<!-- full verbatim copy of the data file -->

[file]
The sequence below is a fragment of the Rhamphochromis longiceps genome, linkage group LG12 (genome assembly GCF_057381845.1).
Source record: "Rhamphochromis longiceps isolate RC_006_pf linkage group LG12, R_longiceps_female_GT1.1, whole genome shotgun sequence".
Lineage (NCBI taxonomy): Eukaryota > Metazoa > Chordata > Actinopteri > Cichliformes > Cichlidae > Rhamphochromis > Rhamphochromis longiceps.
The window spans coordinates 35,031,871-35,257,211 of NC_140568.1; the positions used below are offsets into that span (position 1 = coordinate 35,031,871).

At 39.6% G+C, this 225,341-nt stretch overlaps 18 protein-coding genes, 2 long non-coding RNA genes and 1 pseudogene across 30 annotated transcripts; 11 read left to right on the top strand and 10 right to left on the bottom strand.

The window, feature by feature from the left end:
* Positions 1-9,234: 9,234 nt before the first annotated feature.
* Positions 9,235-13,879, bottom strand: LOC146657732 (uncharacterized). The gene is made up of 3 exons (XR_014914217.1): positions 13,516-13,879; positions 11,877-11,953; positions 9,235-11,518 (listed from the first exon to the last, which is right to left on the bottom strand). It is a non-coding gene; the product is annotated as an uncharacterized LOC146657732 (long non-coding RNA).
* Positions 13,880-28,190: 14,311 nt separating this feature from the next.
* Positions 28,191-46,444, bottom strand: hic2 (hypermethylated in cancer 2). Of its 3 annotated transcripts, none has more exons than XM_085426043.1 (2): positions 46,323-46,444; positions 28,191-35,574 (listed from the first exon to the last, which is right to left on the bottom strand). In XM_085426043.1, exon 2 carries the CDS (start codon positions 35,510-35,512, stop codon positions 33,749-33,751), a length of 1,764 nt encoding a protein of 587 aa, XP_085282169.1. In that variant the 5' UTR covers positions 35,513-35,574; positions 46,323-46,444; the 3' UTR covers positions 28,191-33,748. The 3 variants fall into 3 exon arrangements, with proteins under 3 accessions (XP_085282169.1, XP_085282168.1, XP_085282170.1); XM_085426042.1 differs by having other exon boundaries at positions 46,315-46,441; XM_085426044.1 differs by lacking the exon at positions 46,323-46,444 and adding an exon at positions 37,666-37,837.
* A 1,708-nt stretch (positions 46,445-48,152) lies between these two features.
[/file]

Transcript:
The sequence below is a fragment of the Rhamphochromis longiceps genome, linkage group LG12 (genome assembly GCF_057381845.1).
Source record: "Rhamphochromis longiceps isolate RC_006_pf linkage group LG12, R_longiceps_female_GT1.1, whole genome shotgun sequence".
Lineage (NCBI taxonomy): Eukaryota > Metazoa > Chordata > Actinopteri > Cichliformes > Cichlidae > Rhamphochromis > Rhamphochromis longiceps.
The window spans coordinates 35,031,871-35,257,211 of NC_140568.1; the positions used below are offsets into that span (position 1 = coordinate 35,031,871).

At 39.6% G+C, this 225,341-nt stretch overlaps 18 protein-coding genes, 2 long non-coding RNA genes and 1 pseudogene across 30 annotated transcripts; 11 read left to right on the top strand and 10 right to left on the bottom strand.

The window, feature by feature from the left end:
* Positions 1-9,234: 9,234 nt before the first annotated feature.
* Positions 9,235-13,879, bottom strand: LOC146657732 (uncharacterized). The gene is made up of 3 exons (XR_014914217.1): positions 13,516-13,879; positions 11,877-11,953; positions 9,235-11,518 (listed from the first exon to the last, which is right to left on the bottom strand). It is a non-coding gene; the product is annotated as an uncharacterized LOC146657732 (long non-coding RNA).
* Positions 13,880-28,190: 14,311 nt separating this feature from the next.
* Positions 28,191-46,444, bottom strand: hic2 (hypermethylated in cancer 2). Of its 3 annotated transcripts, none has more exons than XM_085426043.1 (2): positions 46,323-46,444; positions 28,191-35,574 (listed from the first exon to the last, which is right to left on the bottom strand). In XM_085426043.1, exon 2 carries the CDS (start codon positions 35,510-35,512, stop codon positions 33,749-33,751), a length of 1,764 nt encoding a protein of 587 aa, XP_085282169.1. In that variant the 5' UTR covers positions 35,513-35,574; positions 46,323-46,444; the 3' UTR covers positions 28,191-33,748. The 3 variants fall into 3 exon arrangements, with proteins under 3 accessions (XP_085282169.1, XP_085282168.1, XP_085282170.1); XM_085426042.1 differs by having other exon boundaries at positions 46,315-46,441; XM_085426044.1 differs by lacking the exon at positions 46,323-46,444 and adding an exon at positions 37,666-37,837.
* A 1,708-nt stretch (positions 46,445-48,152) lies between these two features.